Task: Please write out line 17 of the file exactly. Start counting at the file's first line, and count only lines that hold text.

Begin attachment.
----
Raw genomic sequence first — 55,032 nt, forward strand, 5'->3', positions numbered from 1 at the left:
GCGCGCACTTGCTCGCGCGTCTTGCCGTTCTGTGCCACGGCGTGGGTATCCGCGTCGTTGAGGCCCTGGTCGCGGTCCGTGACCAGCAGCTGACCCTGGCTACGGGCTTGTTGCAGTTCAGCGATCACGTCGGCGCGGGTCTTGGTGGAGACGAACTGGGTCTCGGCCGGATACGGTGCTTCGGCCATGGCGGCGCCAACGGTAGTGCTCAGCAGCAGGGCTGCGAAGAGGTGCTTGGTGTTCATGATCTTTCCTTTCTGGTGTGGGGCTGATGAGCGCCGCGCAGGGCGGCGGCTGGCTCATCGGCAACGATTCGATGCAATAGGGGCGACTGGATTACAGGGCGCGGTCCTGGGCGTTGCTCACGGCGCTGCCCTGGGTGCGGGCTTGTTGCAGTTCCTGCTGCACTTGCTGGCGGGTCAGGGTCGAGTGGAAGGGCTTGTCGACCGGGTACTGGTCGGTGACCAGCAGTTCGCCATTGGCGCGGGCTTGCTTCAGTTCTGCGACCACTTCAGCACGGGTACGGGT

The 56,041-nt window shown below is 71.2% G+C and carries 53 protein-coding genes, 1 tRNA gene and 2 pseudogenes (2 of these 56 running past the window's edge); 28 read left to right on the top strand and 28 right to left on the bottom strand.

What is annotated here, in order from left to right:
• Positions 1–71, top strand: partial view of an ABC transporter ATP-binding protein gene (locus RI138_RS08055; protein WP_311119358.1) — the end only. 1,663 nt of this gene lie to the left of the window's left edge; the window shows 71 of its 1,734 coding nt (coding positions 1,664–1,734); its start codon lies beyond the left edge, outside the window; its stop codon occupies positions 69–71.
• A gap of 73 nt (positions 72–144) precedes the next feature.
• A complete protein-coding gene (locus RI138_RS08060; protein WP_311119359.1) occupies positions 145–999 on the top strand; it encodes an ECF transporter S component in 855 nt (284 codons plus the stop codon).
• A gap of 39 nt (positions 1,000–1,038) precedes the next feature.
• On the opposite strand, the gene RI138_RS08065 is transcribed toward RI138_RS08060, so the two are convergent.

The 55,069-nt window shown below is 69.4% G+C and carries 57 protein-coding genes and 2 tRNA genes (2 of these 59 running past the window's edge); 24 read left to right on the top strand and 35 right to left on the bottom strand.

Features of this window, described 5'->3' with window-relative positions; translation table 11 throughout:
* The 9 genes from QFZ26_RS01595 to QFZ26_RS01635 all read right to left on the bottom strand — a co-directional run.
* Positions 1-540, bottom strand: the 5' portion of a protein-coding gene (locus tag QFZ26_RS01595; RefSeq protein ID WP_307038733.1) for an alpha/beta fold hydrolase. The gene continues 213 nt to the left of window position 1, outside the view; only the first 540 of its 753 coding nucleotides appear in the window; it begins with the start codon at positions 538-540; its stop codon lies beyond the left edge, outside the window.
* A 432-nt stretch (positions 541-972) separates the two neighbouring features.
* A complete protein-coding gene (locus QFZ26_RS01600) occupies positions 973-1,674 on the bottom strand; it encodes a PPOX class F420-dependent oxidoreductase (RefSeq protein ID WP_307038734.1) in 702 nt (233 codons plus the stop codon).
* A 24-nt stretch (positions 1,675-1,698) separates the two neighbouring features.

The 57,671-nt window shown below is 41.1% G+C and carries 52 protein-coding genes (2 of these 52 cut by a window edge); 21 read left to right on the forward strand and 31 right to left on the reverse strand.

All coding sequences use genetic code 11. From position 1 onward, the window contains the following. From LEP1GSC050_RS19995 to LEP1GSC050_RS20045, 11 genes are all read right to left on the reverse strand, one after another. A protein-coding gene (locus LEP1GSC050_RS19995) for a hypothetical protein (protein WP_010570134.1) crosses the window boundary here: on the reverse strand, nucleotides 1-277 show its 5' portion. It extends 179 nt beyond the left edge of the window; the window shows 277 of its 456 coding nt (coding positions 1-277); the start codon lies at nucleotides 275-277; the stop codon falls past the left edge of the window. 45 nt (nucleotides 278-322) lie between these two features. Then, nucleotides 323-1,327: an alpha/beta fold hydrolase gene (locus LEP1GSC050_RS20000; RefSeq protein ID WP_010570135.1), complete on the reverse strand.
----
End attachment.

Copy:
The 57,671-nt window shown below is 41.1% G+C and carries 52 protein-coding genes (2 of these 52 cut by a window edge); 21 read left to right on the forward strand and 31 right to left on the reverse strand.